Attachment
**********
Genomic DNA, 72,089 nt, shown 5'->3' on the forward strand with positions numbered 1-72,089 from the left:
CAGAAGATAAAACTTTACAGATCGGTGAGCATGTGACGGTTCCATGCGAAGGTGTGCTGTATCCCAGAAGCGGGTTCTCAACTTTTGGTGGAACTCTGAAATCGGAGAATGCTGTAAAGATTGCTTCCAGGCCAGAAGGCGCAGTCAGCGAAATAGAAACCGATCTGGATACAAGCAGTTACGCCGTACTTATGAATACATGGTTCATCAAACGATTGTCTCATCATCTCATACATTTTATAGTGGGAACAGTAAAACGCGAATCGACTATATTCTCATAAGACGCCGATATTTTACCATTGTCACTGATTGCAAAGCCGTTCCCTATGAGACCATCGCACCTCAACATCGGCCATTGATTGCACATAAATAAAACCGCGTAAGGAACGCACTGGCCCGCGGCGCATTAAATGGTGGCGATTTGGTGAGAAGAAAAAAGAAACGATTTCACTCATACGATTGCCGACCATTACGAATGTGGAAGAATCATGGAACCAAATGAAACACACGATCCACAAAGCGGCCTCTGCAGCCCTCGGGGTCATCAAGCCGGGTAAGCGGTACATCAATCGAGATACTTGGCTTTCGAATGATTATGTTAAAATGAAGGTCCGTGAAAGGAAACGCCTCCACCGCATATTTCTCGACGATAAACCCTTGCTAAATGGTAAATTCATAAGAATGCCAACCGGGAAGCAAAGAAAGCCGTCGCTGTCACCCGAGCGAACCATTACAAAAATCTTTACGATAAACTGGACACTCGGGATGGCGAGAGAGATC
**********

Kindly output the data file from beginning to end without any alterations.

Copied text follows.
Genomic DNA, 72,089 nt, shown 5'->3' on the forward strand with positions numbered 1-72,089 from the left:
CAGAAGATAAAACTTTACAGATCGGTGAGCATGTGACGGTTCCATGCGAAGGTGTGCTGTATCCCAGAAGCGGGTTCTCAACTTTTGGTGGAACTCTGAAATCGGAGAATGCTGTAAAGATTGCTTCCAGGCCAGAAGGCGCAGTCAGCGAAATAGAAACCGATCTGGATACAAGCAGTTACGCCGTACTTATGAATACATGGTTCATCAAACGATTGTCTCATCATCTCATACATTTTATAGTGGGAACAGTAAAACGCGAATCGACTATATTCTCATAAGACGCCGATATTTTACCATTGTCACTGATTGCAAAGCCGTTCCCTATGAGACCATCGCACCTCAACATCGGCCATTGATTGCACATAAATAAAACCGCGTAAGGAACGCACTGGCCCGCGGCGCATTAAATGGTGGCGATTTGGTGAGAAGAAAAAAGAAACGATTTCACTCATACGATTGCCGACCATTACGAATGTGGAAGAATCATGGAACCAAATGAAACACACGATCCACAAAGCGGCCTCTGCAGCCCTCGGGGTCATCAAGCCGGGTAAGCGGTACATCAATCGAGATACTTGGCTTTCGAATGATTATGTTAAAATGAAGGTCCGTGAAAGGAAACGCCTCCACCGCATATTTCTCGACGATAAACCCTTGCTAAATGGTAAATTCATAAGAATGCCAACCGGGAAGCAAAGAAAGCCGTCGCTGTCACCCGAGCGAACCATTACAAAAATCTTTACGATAAACTGGACACTCGGGATGGCGAGAGAGATC